Windows 8’s BitLocker Drive Encryption, available in the Professional and Enterprise editions, secures drives by keeping data scrambled unless the configured authentication method is supplied. Similarly, BitLocker To Go uses the same encryption technique to protect removable media, such as a USB drive. By default, both BitLocker tools use 128-bit AES encryption, which has not been defeated yet, at least not publically.
128-bit might sound adequate unless a stronger alternative is available, in which case the philosophy of “the stronger, the better" takes hold. If you are one of those ultra-security conscious users, Microsoft gives you the option of enabling 256-bit AES encryption, which increases the number of possible key combinations from 2128 to 2256. This means 256-bit encryption is 2128 times larger than 2128, not what some people assume to be just twice the size.
The philosophy of advocating 256-bit encryption is sound on paper, but it’s somewhat flawed in practice. For one, the strength of any encryption is only as strong as the password. Even with the vast increase in possible key combinations, if you use “12345678" as your password your encryption is effectively useless regardless of the encryption strength.
Furthermore, it is assumed that 128-bit encryption using a complex, random password is impossible to crack, so jumping up to 256-bit encryption is similar to multiplying infinity by infinity; there is really no point, because the result is still infinity.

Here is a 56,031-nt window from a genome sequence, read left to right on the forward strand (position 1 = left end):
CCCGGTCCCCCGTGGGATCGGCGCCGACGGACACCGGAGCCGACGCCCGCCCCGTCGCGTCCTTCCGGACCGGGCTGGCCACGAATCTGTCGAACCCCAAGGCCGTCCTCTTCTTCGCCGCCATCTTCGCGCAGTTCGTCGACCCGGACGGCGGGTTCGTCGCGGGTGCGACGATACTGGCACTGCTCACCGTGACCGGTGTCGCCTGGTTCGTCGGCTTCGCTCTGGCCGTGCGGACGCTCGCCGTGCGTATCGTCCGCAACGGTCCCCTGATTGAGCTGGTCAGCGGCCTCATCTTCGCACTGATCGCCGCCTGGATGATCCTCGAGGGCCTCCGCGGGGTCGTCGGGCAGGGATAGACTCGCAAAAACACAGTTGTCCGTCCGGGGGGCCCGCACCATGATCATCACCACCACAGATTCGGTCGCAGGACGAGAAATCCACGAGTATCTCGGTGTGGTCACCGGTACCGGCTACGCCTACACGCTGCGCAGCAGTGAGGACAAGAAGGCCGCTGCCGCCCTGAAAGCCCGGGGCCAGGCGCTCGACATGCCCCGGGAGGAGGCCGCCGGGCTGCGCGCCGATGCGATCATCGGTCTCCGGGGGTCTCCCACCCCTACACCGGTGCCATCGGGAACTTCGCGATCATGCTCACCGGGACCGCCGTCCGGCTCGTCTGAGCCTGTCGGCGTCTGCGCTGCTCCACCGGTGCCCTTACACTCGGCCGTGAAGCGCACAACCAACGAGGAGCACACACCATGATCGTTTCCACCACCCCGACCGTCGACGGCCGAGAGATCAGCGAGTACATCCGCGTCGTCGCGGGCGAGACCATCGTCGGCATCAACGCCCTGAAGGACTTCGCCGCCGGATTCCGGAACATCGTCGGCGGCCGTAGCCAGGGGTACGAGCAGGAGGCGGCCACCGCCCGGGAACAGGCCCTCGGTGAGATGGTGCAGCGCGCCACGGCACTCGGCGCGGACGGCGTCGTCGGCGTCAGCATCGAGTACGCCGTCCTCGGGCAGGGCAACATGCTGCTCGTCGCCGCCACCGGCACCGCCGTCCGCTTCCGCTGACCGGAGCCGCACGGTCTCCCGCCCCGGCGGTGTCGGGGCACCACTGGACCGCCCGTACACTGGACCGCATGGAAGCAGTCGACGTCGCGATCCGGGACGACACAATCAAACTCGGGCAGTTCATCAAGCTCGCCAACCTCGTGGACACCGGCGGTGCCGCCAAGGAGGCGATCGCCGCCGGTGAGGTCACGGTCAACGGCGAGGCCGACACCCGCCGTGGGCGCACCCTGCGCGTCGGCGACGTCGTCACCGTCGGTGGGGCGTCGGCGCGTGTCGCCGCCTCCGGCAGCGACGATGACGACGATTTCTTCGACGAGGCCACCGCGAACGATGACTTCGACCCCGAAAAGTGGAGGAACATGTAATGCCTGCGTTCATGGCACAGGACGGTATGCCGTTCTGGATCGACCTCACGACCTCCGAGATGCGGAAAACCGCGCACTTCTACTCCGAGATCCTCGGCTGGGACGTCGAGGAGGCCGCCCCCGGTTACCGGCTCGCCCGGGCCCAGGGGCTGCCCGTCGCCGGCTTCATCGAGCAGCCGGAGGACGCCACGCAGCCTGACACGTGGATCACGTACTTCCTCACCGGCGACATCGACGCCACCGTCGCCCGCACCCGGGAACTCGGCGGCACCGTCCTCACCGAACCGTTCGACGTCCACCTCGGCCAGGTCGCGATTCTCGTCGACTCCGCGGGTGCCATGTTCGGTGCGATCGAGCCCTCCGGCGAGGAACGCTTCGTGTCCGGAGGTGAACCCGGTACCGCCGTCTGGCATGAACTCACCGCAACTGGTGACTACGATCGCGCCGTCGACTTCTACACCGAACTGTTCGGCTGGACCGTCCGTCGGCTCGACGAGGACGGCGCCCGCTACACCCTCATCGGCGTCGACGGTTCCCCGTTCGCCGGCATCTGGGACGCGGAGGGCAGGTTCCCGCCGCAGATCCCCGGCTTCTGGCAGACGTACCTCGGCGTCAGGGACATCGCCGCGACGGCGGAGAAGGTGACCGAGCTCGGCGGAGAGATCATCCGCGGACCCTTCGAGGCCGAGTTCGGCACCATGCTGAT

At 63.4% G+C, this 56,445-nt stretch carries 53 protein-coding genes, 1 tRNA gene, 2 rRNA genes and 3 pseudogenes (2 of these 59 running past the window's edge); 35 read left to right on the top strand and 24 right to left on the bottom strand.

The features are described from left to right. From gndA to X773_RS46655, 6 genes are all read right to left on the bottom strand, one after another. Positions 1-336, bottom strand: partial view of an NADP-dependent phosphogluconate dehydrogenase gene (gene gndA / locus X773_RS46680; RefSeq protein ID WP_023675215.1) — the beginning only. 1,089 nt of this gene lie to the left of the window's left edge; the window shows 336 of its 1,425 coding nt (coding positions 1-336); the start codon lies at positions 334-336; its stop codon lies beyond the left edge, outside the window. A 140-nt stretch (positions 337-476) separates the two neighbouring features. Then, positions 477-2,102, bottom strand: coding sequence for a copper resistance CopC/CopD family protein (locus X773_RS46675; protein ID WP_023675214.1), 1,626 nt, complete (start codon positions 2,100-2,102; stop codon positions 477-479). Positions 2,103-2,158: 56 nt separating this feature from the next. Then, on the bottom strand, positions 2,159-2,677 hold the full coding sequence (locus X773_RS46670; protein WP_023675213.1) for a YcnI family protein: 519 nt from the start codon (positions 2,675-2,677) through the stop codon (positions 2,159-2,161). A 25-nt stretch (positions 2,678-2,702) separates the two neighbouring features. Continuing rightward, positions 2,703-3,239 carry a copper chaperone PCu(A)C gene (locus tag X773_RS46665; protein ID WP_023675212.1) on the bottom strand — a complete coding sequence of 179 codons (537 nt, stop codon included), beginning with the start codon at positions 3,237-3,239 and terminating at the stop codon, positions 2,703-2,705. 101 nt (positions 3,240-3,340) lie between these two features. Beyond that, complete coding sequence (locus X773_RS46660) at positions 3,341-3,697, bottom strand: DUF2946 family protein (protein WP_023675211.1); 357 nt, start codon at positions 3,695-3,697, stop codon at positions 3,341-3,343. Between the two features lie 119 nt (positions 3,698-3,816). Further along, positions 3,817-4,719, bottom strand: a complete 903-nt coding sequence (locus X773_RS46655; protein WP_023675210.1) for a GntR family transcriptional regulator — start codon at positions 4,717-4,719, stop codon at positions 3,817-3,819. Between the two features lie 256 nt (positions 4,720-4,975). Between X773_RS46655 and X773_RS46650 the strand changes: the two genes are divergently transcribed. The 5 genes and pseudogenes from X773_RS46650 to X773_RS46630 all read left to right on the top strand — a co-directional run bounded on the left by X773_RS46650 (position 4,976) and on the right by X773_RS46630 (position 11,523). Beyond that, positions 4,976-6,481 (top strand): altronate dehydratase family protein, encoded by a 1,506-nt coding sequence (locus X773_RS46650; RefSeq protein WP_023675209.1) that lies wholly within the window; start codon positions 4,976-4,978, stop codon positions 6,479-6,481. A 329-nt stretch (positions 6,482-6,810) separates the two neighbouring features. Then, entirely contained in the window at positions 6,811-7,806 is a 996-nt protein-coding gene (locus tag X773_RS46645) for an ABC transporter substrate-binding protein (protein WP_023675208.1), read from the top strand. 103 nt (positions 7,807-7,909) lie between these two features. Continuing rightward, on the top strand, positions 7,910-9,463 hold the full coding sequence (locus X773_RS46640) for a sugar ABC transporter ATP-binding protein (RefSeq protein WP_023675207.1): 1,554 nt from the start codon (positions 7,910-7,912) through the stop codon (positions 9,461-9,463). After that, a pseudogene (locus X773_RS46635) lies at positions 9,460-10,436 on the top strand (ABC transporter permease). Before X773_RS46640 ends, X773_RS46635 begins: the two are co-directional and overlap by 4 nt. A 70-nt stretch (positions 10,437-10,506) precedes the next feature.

However, there is one theoretical scenario in which BitLocker benefits from 256-bit encryption. A brute-force attack using a currently theoretical quantum computer effectively reduces the possible key combinations to the square root, meaning 128-bit encryption drops to 264 keys, which can be cracked. 256-bit encryption effectively drops to 2128 keys, which would remain stoic against such attacks.
You have the option of 256-bit encryption and enabling this top-tier encryption algorithm future-proofs your computer even against pseudo-science-fiction computing. Doing so burdens your system with a modest performance hit, although this performance degradation will go largely unnoticed unless you regularly push your system to the limits.
It should also be understood that enabling 256-bit encryption only affects drives encrypted after changing this option; drives encrypted before enabling 256-bit will still use 128-bit encryption.